JEFFERSON CITY — Several state-run mental health centers will be closed and about 300 jobs cut as Missouri implements "a major shift" in inpatient psychiatric care that will eventually save the state more than $7 million each year, according to Department of Mental Health Director Keith Schafer.
The reorganization will end Missouri's role in running acute-care mental health units, where people typically are housed for a few days or weeks but not long term.
Schafer said he's hopeful that private and nonprofit hospitals would fill the void, even if it requires they add more beds for mental health patients.
"I am concerned about closing acute care. I wish I didn't have to," Schafer said. "But the realities of the economic times don't support it."
The state bears the full cost of treating patients at its psychiatric facilities, whereas the costs to treat them at traditional medical hospitals are partly covered by Medicaid, Schafer said.
Missouri's tax revenues have been falling for two years, forcing cuts both in the current budget and next year's proposed budget. The state expects even greater financial troubles in 2012, when federal stimulus payments end.
The changes are expected to save $1.5 million in the proposed $23 billion state budget that begins July 1, a small piece of the $506 million in general revenue expenses sliced Thursday by the Senate Appropriations Committee.
About a dozen mental health employees who could lose their jobs protested outside the Capitol with their families Friday, saying they were worried about the well-being of patients who would be transferred or released. Some patients could be affected as soon as July.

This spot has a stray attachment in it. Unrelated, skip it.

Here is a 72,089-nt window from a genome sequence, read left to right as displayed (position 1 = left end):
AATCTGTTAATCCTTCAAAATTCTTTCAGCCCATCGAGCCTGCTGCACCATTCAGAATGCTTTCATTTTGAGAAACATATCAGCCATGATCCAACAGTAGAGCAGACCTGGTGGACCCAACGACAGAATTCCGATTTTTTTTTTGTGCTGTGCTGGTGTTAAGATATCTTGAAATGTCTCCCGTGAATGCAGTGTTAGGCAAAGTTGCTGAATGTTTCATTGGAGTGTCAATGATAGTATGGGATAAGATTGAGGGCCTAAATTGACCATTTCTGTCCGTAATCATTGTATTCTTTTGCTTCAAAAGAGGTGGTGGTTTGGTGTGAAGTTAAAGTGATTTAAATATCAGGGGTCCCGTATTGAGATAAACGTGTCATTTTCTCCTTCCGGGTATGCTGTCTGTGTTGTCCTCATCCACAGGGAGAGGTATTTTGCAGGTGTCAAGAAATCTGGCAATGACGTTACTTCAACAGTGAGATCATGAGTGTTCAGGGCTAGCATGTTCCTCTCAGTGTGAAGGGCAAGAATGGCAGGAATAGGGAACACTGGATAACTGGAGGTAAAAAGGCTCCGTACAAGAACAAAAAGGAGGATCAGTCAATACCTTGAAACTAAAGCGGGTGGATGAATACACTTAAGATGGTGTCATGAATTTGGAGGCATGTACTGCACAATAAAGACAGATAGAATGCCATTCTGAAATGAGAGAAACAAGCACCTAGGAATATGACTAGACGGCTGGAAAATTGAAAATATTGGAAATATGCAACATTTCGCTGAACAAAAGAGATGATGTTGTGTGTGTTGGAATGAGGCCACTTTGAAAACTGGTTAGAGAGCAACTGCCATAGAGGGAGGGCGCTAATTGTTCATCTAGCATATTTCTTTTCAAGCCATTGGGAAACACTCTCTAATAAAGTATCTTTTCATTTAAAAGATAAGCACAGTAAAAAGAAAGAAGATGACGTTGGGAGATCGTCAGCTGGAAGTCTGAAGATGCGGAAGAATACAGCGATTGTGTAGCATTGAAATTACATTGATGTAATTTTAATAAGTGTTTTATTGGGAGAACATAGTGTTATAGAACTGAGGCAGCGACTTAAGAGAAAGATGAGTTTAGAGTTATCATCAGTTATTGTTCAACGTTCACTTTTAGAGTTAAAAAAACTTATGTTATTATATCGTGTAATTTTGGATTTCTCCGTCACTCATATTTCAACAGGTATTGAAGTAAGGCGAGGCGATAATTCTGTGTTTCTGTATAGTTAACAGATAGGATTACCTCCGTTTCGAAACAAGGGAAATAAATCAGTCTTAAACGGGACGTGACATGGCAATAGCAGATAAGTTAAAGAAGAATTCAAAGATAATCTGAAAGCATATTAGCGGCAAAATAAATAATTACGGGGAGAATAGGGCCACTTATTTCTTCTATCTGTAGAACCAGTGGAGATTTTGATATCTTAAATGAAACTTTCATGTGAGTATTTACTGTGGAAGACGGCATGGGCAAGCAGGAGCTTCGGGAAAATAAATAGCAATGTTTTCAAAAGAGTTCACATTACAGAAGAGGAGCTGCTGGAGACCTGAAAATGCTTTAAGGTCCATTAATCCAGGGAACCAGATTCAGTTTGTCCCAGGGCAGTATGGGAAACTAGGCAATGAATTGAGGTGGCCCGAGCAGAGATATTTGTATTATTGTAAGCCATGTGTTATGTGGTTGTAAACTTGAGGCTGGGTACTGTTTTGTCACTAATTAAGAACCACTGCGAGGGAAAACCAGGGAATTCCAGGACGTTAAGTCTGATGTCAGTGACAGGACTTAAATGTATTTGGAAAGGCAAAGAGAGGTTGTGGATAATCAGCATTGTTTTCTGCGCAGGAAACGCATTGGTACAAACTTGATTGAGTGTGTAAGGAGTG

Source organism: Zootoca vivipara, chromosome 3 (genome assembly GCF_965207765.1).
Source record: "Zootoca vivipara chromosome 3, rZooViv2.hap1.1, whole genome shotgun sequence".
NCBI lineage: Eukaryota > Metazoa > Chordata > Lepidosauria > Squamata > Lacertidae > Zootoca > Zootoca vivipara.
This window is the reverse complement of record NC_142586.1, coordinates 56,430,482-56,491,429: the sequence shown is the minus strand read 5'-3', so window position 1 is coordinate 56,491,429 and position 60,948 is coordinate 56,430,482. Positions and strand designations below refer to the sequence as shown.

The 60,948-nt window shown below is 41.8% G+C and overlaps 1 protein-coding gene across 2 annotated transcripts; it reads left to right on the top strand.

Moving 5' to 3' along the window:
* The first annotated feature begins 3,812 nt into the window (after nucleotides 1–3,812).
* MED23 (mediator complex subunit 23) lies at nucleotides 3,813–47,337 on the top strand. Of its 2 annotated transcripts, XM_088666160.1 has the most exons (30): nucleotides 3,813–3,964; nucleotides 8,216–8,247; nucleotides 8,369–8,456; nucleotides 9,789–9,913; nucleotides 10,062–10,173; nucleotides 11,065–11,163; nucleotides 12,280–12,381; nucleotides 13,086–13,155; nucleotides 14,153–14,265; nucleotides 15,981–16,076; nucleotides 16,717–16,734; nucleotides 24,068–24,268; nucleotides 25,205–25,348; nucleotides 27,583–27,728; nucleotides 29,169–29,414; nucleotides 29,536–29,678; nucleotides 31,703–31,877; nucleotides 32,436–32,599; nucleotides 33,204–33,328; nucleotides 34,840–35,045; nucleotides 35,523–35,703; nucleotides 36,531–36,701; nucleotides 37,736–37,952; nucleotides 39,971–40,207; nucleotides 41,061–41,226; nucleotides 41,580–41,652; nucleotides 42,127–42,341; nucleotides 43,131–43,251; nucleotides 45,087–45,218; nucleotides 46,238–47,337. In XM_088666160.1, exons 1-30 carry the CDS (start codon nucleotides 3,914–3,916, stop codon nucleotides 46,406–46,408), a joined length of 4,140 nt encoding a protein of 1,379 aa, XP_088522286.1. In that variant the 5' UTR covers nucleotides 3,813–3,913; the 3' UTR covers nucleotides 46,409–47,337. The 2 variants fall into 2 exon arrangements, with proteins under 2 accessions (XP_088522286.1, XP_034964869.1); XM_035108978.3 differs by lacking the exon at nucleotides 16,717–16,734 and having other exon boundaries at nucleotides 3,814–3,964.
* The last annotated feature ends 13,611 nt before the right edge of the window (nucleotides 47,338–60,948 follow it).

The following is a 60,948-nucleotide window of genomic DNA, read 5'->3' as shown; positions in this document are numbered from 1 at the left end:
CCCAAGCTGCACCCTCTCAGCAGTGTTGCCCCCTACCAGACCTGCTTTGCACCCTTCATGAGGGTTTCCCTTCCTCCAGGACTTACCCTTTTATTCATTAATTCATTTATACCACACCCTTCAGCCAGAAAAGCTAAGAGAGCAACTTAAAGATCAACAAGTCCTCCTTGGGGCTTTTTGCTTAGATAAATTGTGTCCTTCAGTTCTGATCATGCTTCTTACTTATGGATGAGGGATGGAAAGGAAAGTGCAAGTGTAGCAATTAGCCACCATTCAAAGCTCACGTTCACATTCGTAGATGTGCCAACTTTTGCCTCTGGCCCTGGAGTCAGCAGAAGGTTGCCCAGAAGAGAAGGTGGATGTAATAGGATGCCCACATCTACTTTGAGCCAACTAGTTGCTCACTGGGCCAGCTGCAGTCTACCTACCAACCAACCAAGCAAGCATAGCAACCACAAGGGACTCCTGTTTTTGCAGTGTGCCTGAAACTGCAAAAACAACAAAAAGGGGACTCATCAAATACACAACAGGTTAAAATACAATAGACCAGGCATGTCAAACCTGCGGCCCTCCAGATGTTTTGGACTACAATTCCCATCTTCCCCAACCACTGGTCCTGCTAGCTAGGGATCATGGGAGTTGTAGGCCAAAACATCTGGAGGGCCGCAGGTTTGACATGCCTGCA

"People who may have been doing well for the last couple of years or even months, it may be a big setback for them as far as their rehabilitation or recovery," said Brandy Branson, 23, a nurse at one of the Fulton State Hospital units targeted for closure.
"I'm definitely concerned with the jobs, (but) I'm more concerned with the clients because these people are lost in society," she said.
The Department of Mental Health plans to close short-term care psychiatric units at St. Louis Metropolitan Psychiatric Center and Southeast Missouri Mental Health Center in Farmington.
Those vacated rooms will be filled with long-term psychiatric patients transferred from the Fulton State Hospital. Some mental health patients from around the state also will be released to group homes or other community-based psychiatric services.
The domino effect of closures and layoffs will fall primarily on the Fulton State Hospital, which opened in 1851 and is the oldest public mental health facility west of the Mississippi River.
The changes are projected to save Missouri $7.4 million annually and eliminate about 300 employee positions once fully implemented. The final round of employee layoffs and patient transfers is scheduled for June 2011.
Members of the American Federation of State, County and Municipal Employees, which represents the mental health workers, delivered about 2,500 petition cards Thursday to Gov. Jay Nixon's office asking his administration to find other ways to save money.